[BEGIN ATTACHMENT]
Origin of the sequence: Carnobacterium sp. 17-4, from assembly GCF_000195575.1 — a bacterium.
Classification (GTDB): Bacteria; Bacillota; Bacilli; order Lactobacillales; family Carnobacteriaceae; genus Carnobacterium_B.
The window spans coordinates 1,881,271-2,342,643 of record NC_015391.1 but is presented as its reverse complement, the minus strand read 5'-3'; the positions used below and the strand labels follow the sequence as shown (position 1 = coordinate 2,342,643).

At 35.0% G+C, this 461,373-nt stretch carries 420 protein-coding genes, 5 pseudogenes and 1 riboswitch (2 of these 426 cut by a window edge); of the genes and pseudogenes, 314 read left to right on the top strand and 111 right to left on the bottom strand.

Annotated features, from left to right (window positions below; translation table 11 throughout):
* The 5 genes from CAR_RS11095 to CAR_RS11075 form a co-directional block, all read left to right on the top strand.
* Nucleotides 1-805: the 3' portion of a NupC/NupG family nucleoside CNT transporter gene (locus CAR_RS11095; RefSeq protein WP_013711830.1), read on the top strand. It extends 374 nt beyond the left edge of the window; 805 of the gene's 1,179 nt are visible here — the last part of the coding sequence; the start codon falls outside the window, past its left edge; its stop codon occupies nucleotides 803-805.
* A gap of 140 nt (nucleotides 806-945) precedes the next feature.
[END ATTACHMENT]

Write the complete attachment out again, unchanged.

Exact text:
Origin of the sequence: Carnobacterium sp. 17-4, from assembly GCF_000195575.1 — a bacterium.
Classification (GTDB): Bacteria; Bacillota; Bacilli; order Lactobacillales; family Carnobacteriaceae; genus Carnobacterium_B.
The window spans coordinates 1,881,271-2,342,643 of record NC_015391.1 but is presented as its reverse complement, the minus strand read 5'-3'; the positions used below and the strand labels follow the sequence as shown (position 1 = coordinate 2,342,643).

At 35.0% G+C, this 461,373-nt stretch carries 420 protein-coding genes, 5 pseudogenes and 1 riboswitch (2 of these 426 cut by a window edge); of the genes and pseudogenes, 314 read left to right on the top strand and 111 right to left on the bottom strand.

Annotated features, from left to right (window positions below; translation table 11 throughout):
* The 5 genes from CAR_RS11095 to CAR_RS11075 form a co-directional block, all read left to right on the top strand.
* Nucleotides 1-805: the 3' portion of a NupC/NupG family nucleoside CNT transporter gene (locus CAR_RS11095; RefSeq protein WP_013711830.1), read on the top strand. It extends 374 nt beyond the left edge of the window; 805 of the gene's 1,179 nt are visible here — the last part of the coding sequence; the start codon falls outside the window, past its left edge; its stop codon occupies nucleotides 803-805.
* A gap of 140 nt (nucleotides 806-945) precedes the next feature.